Golden hour on the farm.

For the farm crew,

Starr

April Winter CSA

Happy Spring, food lovers!
The time has come for our final Winter Share of the season. Whether you’re new to us or a day-one member, we thank you for letting Food Farm feed your family this winter. Our root cellar is almost empty but our hearts are full. It is so rewarding to see the fruits of last year’s labor still providing nourishment at the dawn of a new season. I would also like to give a special shoutout to our wonderful soil and local honey bees for helping us make it all possible.

As I mentioned last month, this growing season is already in the works. Our onions and leeks are doing well. We have also started the first batches of tomatoes, peppers, and brassicas. As usual, there are some slight changes we’ve made to each of these crop plantings this year. We often experiment with new varieties in addition to other improvisations and adaptations and it is exciting to watch these changes unfold. The crew is eagerly waiting for the last of the snow to melt so we can get to work full time by the end of the month.

See you in the summertime!

Emily

In your shares this month:
Beets, Carrots, Garlic, Onions, Yellow and Red Potatoes, Shallots, Rutabagas

Your recipes this month would make great sides for Easter dinner!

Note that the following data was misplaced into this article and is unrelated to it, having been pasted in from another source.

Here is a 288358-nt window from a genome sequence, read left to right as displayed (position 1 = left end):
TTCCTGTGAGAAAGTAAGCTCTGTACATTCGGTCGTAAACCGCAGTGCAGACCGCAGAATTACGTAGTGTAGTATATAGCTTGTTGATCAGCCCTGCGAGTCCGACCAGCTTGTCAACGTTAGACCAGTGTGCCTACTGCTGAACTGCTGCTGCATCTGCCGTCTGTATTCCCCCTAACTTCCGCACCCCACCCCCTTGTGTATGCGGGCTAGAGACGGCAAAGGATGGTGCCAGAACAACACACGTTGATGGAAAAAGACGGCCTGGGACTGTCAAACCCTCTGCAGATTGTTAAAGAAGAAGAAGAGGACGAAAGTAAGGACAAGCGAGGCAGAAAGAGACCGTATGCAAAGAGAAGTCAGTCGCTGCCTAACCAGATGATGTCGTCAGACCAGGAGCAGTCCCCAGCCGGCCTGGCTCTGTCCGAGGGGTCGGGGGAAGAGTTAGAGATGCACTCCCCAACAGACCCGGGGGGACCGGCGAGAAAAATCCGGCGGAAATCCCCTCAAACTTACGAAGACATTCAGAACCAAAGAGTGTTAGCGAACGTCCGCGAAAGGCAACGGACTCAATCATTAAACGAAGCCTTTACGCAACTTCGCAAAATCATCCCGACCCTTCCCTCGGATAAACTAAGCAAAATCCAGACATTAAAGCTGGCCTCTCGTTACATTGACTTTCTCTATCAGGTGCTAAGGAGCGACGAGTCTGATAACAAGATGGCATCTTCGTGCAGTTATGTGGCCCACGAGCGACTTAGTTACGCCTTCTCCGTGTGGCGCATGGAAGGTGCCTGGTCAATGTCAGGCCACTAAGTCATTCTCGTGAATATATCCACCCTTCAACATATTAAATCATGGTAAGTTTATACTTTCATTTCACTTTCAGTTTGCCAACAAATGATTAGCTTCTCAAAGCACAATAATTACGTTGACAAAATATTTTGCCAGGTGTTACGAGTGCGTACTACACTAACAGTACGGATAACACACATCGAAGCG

Carrot Puree
1 lb carrots peeled and cut into coins
Add water to cover generously and bring to a boil. Cook until the carrots are completely tender
(25 or so minutes). Drain and mash carrots with following:
1/2 cup milk or cream
1-1/2 tablespoon butter
1/2 tsp salt
1/2 tsp ground cumin

Rutabaga and Potato Gratin
1-1/2 lbs rutabaga and potatoes (total), peeled and sliced thinly
1/2 clove of grated garlic
1/4 cup finely chopped onion
salt and pepper
1/2 tsp thyme
3/4 cup grated sharp cheddar or Gruyere cheese
1-1/2 cup milk
Heat oven to 400 degrees. Season sliced veggies with salt, pepper, and thyme. Arrange the
veggies in a gratin dish (or 9″x13” pan). Add milk. Bake for 45 minutes, pressing veggies down
into the milk one or two times during baking. After 45 minutes, add the cheese. Stir it into the
veggie mix and return to oven for 20-30 minutes (until veggies are completely soft and easily
pierced with a fork).

Cajun Rutabaga Chips
CHIPS
Rutabaga (peeled)
1.5 lbs
Extra Virgin Olive Oil
0.7 fl oz.
CAJUN SEASONING
Oregano 1 tsp
Thyme 1 tsp
Paprika 0.5 tsp
Cayenne Pepper 0.5 tsp
Garlic Powder 0.5 tsp
Black Pepper 1 pinch
Salt
STEP 1
Peel the rutabaga and then use a mandolin slicer or sharp knife to slice the swede into very thin
chips.
Ensure the chips are 1 to 2 mm thick, or they won’t crisp up as nicely.